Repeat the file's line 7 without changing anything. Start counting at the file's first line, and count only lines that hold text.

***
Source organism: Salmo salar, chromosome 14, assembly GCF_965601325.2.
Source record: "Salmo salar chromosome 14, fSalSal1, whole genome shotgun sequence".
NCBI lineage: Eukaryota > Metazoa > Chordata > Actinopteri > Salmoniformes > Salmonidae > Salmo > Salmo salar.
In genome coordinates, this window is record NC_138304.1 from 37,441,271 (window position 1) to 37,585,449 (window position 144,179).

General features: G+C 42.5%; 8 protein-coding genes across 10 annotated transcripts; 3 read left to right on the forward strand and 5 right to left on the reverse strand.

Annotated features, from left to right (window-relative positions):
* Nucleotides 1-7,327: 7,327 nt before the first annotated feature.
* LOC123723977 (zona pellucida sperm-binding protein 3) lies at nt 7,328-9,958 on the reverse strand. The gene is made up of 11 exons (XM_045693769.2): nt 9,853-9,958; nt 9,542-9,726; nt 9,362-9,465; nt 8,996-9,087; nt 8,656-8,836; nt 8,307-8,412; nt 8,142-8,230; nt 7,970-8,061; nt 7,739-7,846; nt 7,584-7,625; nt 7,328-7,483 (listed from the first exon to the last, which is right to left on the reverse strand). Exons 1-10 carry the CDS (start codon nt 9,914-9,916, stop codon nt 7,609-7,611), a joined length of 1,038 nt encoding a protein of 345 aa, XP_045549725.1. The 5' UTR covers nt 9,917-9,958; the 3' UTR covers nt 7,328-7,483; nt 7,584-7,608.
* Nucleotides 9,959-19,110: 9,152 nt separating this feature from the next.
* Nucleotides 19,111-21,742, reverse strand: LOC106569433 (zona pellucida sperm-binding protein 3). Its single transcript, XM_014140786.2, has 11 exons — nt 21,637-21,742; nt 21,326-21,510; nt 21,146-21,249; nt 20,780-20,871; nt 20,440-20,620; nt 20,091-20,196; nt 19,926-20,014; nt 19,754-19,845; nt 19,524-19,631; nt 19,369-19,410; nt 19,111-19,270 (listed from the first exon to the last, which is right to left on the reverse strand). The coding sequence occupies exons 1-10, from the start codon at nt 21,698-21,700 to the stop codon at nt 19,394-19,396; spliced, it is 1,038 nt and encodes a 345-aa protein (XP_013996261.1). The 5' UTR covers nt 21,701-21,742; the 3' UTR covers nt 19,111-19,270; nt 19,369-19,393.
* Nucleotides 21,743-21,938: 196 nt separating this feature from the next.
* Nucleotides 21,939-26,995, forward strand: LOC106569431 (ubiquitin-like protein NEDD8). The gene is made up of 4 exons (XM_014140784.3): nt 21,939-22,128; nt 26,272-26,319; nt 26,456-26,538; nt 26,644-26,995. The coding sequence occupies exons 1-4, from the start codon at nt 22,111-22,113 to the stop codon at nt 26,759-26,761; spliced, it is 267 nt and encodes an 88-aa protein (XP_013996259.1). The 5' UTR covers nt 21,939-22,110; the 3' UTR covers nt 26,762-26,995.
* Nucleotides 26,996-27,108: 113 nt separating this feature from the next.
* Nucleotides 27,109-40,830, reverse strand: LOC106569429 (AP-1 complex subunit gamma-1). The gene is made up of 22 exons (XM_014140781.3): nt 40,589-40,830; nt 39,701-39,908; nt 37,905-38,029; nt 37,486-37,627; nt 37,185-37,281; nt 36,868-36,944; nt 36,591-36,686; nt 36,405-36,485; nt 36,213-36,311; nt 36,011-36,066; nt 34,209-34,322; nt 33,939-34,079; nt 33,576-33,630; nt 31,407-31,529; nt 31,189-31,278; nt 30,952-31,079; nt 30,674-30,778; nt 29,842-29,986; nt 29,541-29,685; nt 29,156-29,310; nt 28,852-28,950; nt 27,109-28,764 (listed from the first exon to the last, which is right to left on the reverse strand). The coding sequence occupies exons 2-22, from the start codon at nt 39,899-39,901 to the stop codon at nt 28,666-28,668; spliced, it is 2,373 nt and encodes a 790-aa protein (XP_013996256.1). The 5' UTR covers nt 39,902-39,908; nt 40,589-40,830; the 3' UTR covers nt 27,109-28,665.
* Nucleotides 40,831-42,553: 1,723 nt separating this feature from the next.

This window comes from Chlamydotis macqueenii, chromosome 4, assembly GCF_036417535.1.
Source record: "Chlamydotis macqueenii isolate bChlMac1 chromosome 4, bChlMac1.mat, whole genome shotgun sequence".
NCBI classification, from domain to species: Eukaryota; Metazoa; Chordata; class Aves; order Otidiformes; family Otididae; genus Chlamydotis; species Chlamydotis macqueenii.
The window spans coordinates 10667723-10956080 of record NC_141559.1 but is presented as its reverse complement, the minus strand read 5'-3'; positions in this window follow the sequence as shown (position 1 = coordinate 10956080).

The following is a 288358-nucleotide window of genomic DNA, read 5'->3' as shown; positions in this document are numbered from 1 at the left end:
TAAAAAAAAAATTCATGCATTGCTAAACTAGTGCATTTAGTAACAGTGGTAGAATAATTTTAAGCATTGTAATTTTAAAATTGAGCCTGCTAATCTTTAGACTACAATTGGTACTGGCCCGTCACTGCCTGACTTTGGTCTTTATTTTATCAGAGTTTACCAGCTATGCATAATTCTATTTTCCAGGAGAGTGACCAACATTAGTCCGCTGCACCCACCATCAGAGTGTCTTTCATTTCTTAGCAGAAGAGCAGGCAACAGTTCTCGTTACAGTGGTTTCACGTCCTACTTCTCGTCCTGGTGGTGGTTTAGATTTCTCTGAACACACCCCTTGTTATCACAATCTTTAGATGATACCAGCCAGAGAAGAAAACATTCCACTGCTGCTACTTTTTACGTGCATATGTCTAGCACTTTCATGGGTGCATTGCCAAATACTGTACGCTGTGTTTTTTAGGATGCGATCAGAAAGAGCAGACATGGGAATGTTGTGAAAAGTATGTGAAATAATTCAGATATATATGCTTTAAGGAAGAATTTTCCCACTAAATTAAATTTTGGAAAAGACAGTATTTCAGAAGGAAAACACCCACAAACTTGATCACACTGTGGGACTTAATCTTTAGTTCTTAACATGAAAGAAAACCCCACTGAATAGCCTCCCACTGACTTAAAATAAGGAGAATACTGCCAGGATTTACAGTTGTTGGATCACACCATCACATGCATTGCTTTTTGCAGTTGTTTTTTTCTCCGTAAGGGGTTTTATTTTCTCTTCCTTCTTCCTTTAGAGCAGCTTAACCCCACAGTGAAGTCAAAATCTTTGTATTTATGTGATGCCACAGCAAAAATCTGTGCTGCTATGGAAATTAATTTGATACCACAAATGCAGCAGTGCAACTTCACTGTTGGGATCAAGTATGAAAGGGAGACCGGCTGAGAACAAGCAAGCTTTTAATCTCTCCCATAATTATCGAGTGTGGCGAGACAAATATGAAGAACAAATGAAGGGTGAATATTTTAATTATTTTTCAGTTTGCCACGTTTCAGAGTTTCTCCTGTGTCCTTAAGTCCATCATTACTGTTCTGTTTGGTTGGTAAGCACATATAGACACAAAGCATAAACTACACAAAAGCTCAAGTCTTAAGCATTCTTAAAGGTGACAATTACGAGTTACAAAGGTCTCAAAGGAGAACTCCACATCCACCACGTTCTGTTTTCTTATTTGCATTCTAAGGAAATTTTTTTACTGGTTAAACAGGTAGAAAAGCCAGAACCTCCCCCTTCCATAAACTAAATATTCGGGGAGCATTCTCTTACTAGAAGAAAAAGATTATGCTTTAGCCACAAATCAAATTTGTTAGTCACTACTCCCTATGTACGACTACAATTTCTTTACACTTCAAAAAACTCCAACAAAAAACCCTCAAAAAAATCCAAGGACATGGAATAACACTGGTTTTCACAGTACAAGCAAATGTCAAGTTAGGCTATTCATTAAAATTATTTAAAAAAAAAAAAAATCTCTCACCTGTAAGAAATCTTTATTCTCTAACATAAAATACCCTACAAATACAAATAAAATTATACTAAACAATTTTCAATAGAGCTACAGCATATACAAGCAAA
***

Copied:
* Nucleotides 1-7,327: 7,327 nt before the first annotated feature.